In the autumn of 1995, I received a grant from the Royal Society, and in February 1996, I went to the Department of Chemistry at the University of Nottingham to conduct postdoctoral level research on “magnetic resonance study on quadrupole sodium in the process of non-mixed phase displacement of rock samples” under the supervision of Professor Ken Packer, former chief scientist of BP and Fellow of the Royal Society. During my time in the UK, I further felt that rock NMR and NMR logging were receiving a lot of attention. In addition to Professor Packer’s group, University of Cambridge and University of Kent have led their own teams to conduct research on NMR in porous media related to the petroleum industry. Their research was widely selected, well-funded and fruitful.
In the summer of 1996, I was invited by F. M. Dory to join Western Atlas International in London, where I was hired as NMR logging specialist and immediately sent back to Beijing to participate in commissioning two sets of NUMAR NMR logging instruments Atlas sold to China. On 6 July 1996, together with the operation engineers of CNPC Logging Company, I successfully completed the first NMR logging operation in China and obtained on-site NMR logging data. The successful acceptance announced the official start of China’s NMR logging work.
During the Chinese New Year of 1996 I completed a draft of an NMR logging book based on my PhD thesis. Then I combined part of my work at Nottingham and Western Atlas, the first NMR logging book, which was prefaced by Jasper Jackson, was published in 1998 (Xiao Lizhi, NMR Imaging Logging and Rock NMR, Science Press, Beijing). Later in 1998, George Coates, who has become my boss at Halliburton, visited Beijing and hosted a workshop on NMR logging at the Jianghan Well Logging Research Institute of CNPC, Hubei. During the workshop he got to know my NMR logging book and immediately decided to translate my Chinese book into English. After both George and myself returned to Houston, George initialed the book project and assigned me to lead the effort based on my book, which produced the Halliburton red book of NMR Logging Principles and Applications, co-authored by George Coates, Lizhi Xiao, and Manfred Prammer, which was made free to access for the public later in 1999. The red book is excellent and well received by the industry and universities. It has been the most cited literature in the well logging category for many years. More than twenty years have passed since it was published, however, the NMR logging technology has been evolving rapidly, and the tools, and the applications have been quickly iterated. Therefore, there is a strong demand to update the book. That was the initial intention for me to prepare this book, in which I will keep the classic part of the red book as it is, and integrate the most important progress beyond the red book.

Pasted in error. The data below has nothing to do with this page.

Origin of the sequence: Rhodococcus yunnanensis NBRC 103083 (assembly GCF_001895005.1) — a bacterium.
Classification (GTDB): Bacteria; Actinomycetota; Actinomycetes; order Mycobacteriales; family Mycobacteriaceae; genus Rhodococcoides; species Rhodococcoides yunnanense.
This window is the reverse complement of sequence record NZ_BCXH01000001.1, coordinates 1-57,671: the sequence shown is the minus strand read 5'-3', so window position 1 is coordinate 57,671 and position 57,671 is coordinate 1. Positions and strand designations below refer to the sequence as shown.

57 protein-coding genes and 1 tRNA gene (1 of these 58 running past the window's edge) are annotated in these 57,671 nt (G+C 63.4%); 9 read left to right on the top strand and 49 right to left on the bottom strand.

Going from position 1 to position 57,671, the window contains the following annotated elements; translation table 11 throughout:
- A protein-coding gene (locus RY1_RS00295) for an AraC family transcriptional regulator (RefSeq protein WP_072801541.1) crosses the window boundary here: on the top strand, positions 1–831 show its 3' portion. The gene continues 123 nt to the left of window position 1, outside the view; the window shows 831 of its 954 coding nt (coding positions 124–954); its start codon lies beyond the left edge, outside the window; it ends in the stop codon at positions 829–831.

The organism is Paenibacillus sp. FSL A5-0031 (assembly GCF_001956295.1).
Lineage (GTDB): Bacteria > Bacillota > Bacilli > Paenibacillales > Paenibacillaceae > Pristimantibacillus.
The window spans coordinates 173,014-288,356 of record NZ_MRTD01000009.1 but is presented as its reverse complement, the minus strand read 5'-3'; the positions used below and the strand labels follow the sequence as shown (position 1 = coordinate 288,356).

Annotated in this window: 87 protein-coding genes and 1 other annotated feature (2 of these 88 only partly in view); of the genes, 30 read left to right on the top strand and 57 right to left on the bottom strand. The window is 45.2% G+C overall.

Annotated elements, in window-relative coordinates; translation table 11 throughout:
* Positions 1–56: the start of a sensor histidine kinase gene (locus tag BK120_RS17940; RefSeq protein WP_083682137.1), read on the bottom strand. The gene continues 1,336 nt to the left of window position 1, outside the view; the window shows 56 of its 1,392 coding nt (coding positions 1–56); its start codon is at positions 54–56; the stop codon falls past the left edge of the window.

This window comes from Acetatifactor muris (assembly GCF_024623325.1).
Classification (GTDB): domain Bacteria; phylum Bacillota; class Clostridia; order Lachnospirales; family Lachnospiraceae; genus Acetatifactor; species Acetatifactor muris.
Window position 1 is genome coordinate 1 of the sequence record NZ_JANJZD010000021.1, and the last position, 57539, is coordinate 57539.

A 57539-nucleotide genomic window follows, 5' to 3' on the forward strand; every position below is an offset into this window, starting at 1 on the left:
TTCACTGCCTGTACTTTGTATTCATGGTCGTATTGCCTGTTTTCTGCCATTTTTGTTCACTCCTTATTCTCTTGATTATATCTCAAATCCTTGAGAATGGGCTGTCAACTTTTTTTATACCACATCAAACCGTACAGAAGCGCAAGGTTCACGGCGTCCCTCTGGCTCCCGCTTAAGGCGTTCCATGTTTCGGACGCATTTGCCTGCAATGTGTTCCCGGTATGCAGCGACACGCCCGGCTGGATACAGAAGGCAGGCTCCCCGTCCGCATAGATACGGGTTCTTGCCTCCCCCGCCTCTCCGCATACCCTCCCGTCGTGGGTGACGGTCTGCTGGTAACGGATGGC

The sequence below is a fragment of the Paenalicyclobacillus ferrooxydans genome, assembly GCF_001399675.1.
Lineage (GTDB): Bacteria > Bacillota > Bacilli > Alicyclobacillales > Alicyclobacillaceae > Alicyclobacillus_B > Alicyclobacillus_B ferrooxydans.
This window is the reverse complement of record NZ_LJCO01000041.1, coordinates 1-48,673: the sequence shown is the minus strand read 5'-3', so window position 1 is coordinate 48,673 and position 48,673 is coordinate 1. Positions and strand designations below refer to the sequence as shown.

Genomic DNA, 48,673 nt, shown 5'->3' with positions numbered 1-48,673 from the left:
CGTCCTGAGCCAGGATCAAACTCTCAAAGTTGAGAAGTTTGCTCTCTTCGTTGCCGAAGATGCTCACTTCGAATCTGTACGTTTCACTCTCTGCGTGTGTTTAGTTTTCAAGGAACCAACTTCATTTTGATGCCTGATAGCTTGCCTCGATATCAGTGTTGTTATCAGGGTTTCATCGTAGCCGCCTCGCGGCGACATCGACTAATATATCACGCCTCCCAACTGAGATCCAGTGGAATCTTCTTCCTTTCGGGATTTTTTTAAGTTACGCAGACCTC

It was a team effort to complete this book. Many of my colleagues at China National Petroleum Cooperation, China University of Petroleum, Halliburton, Harvard University, Schlumberger-Doll Research, and other institutions, have contributed a lot to this book, including, but not limited to, case study release and image permission. Both National Natural Science Foundation of China and CNPC have been continuedly providing financial support to make my research on NMR logging possible. The theses in NMR logging of more than one hundred students of mine made breakthroughs possible. Dr Sihui Luo helped a lot to finalize the manuscript and got the permissions granted.
The research and application of NMR logging are still developing quickly, and there is still a lot of work that we need to do, and there are many issues waiting for us to solve. Due to the uniqueness of the information provided by NMR logging, it will indeed give people a refreshing feeling at the beginning of application, and at the same time, it is easy to make people have too high expectations of it. In fact, on the one hand, it has changed the way logging oil and gas is evaluated to a certain extent, which has caused a boom and impact around the world; on the other hand, the problems in oil and gas exploration and development are too extensive and complex, and any single method cannot be a panacea, and the same is true for NMR logging, which will not become “aspirin”, let alone a panacea to solve all problems, and it will certainly find limitations in practice. We should treat this new method with a scientific attitude and the spirit of seeking truth from facts, treat it as a member of the family of logging, organically combine it with other effective methods, learn from each other’s strong points, and jointly solve the problems of geological analysis, oil and gas evaluation, and production dynamic monitoring in oil and gas exploration and development.